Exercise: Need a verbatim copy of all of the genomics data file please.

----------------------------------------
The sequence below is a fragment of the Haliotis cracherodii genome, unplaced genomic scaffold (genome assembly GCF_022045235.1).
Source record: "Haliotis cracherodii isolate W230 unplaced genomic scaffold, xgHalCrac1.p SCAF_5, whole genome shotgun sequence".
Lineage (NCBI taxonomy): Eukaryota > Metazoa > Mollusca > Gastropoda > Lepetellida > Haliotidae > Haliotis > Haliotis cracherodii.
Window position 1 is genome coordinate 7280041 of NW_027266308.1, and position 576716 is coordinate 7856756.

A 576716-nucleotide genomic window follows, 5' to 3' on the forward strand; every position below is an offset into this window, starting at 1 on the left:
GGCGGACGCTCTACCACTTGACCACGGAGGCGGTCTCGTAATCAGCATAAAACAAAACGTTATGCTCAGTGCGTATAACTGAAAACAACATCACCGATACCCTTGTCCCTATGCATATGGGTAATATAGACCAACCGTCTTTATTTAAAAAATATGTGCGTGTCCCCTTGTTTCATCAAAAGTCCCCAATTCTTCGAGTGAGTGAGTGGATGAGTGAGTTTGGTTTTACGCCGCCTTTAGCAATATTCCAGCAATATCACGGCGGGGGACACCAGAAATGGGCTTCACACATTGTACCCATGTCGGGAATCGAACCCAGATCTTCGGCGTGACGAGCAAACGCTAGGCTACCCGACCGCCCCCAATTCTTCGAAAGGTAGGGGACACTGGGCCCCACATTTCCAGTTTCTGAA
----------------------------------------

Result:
The sequence below is a fragment of the Haliotis cracherodii genome, unplaced genomic scaffold (genome assembly GCF_022045235.1).
Source record: "Haliotis cracherodii isolate W230 unplaced genomic scaffold, xgHalCrac1.p SCAF_5, whole genome shotgun sequence".
Lineage (NCBI taxonomy): Eukaryota > Metazoa > Mollusca > Gastropoda > Lepetellida > Haliotidae > Haliotis > Haliotis cracherodii.
Window position 1 is genome coordinate 7280041 of NW_027266308.1, and position 576716 is coordinate 7856756.

A 576716-nucleotide genomic window follows, 5' to 3' on the forward strand; every position below is an offset into this window, starting at 1 on the left:
GGCGGACGCTCTACCACTTGACCACGGAGGCGGTCTCGTAATCAGCATAAAACAAAACGTTATGCTCAGTGCGTATAACTGAAAACAACATCACCGATACCCTTGTCCCTATGCATATGGGTAATATAGACCAACCGTCTTTATTTAAAAAATATGTGCGTGTCCCCTTGTTTCATCAAAAGTCCCCAATTCTTCGAGTGAGTGAGTGGATGAGTGAGTTTGGTTTTACGCCGCCTTTAGCAATATTCCAGCAATATCACGGCGGGGGACACCAGAAATGGGCTTCACACATTGTACCCATGTCGGGAATCGAACCCAGATCTTCGGCGTGACGAGCAAACGCTAGGCTACCCGACCGCCCCCAATTCTTCGAAAGGTAGGGGACACTGGGCCCCACATTTCCAGTTTCTGAA